Unfortunately, all of these stumbling blocks mean that many people who could benefit from weeks or months of hospice care are not getting the care until the last few days of their lives.
Is hospice care covered by insurance?
Medicare, Medicaid, most private insurance plans, HMOs, and other managed care organizations cover hospice care, paying all or most of the expense. But, you should check with your provider to learn the details of your coverage.
Because Medicare and Medicaid only cover hospice care in hospices they’ve approved, check eligibility before choosing a provider or facility.
What are the potential negatives of hospice care?
Hospice care is a rapidly growing industry with over 4,000 hospices in the US. Although some hospices provide safe, wonderful care, others provide dangerous, subpar care.
Problems with in-home hospice care.
A 2017 analysis by Kaiser Health News of 20,000 government hospice inspection records found that “missed visits and neglect are common for patients dying at home”. Families and caregivers filed over 3,200 complaints with state officials in the past five years. Subsequently, government inspectors found problems in 759 hospices; more than half were cited for missing visits or other services they had promised to provide.
Widespread issues exist at hospice facilities.
In July 2019, the Office of Inspector General (OIG), of the US Dept of Health and Human Services, released reports that illustrates widespread deficiencies at hospice facilities throughout the US. Sadly, the OIG found that 87% of 4,563 US hospices violated at least 1 of Medicare’s safety requirement over a 5-year period. Additionally, for the same 5 years, the OIG found a tripling in the number of hospices which had severe complaints filed against them.
The issues identified can lead to poor care and can jeopardize patient safety.
What is the cause of problems?
According to the OIG report, the most common hospice deficiencies involve:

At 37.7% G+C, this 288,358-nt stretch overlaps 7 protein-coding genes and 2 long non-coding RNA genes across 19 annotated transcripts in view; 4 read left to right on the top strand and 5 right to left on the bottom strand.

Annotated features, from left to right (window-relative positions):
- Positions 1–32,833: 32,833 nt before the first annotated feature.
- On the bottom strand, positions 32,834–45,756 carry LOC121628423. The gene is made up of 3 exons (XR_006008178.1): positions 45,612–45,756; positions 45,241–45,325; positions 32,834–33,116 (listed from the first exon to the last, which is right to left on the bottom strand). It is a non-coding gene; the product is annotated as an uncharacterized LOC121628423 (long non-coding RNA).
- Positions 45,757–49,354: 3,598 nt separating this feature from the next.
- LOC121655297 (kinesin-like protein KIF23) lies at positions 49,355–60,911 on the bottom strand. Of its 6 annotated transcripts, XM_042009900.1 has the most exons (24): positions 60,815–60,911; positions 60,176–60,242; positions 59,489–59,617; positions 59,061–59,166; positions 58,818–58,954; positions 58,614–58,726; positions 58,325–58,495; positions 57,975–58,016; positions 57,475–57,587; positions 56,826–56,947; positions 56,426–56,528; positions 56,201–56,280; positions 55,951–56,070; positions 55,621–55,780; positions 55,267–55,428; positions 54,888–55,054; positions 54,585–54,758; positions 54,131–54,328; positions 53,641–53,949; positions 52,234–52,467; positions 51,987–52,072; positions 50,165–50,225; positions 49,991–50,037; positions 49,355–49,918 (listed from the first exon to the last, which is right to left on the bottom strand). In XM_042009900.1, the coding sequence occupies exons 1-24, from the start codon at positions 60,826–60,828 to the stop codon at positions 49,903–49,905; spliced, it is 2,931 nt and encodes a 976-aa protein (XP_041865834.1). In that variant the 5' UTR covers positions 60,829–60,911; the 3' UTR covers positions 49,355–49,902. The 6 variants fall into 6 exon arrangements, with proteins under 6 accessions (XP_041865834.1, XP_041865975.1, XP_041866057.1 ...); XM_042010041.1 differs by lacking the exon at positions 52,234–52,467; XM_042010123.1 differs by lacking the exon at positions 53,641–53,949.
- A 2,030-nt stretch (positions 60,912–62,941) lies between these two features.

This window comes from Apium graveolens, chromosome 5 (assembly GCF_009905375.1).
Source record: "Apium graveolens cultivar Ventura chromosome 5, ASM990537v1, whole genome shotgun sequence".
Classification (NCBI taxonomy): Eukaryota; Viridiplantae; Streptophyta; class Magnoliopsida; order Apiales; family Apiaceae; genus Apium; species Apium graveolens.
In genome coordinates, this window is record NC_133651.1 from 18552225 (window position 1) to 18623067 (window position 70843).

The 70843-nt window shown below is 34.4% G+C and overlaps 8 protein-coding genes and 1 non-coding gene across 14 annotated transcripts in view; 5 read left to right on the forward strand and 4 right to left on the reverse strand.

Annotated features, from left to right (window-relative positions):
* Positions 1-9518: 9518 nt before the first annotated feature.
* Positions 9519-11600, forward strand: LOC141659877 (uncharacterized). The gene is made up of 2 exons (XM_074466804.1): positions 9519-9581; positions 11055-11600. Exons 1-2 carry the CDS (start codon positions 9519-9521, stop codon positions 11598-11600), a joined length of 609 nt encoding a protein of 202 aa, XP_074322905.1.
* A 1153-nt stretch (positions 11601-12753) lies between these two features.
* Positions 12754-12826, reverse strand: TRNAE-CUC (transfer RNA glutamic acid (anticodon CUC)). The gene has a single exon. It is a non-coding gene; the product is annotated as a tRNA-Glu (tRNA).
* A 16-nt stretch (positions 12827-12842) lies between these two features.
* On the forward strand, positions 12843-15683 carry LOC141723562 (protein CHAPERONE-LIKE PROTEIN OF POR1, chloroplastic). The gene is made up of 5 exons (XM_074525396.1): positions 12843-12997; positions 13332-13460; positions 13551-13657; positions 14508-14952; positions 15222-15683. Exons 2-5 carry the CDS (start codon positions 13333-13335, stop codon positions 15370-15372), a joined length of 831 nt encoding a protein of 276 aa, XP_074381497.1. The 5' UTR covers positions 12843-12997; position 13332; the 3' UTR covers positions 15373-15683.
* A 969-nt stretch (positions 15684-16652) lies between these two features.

- Poor care planning
- Mismanagement of aide services
- Inadequate assessments of patients
Additionally, hospices had other problems that also posed risks to patients, including:
- Improperly vetting of staff
- Inadequate quality control
How bad can these problems get?
Bad. Very bad.
The OIG report provides examples of harm caused by serious lapses in care found in 2016 at hospice facilities. Here are a few examples:
- One hospice failed to treat a patient’s wounds, which then became gangrenous. As a result, the patient needed an amputation of the lower left leg.
- Inspectors found maggots around the insertion site of a patient’s feeding tube.
- One patient didn’t receive his needed respiratory therapy, leading to difficulty breathing and increased fatigue.
- Although there were signs of injuries on the patient’s pelvic area and other body parts, a hospice failed to recognize signs of a possible sexual assault.
How to choose a hospice?
Because the risk of problems is high, do your research before choosing a provider or facility:
- First of all, ask your doctor, friends and family for referrals. A personal recommendation is likely the best way to make a choice.
- Call your state hospice organization (find contact information for your state at Medicare.gov/contacts).
- Visit Medicare.gov/HospiceCompare to learn about services provided and quality of care. However, it’s important to realize that for legal reasons, these reports do not contain data on deficiencies gathered by private accrediting organizations. Therefore, some important quality data is missing.
- If you plan on in-patient care at a hospice facility, a family member/trusted adult should visit in person. How do the staff interact with and treat the patients? Do the patients look well cared for? Are the facilities clean?
- Use the helpful worksheet provided by the National Hospice and Palliative Care Organization to help you evaluate the hospices available in your area.
Want to learn more?
Visit these sites to learn more:
- Centers for Medicare and Medicaid Services booklet on hospice
- Compassion and Choices
- Hospice Foundation of America
- National Hospice and Palliative Care Organization
- The Conversation Project
My final thoughts on the pros and cons of hospice care…
Although the OIG and other investigations found serious, concerning issues, hospice remains a very helpful service for patients at the end of life and their families. Personally, when my teenage son Zach was near the end of his life, the services we received from hospice (and palliative care) were very helpful and appreciated. So, if you, or a loved one, is near the end of life, I suggest you consider hospice care. But do your homework before choosing a provider!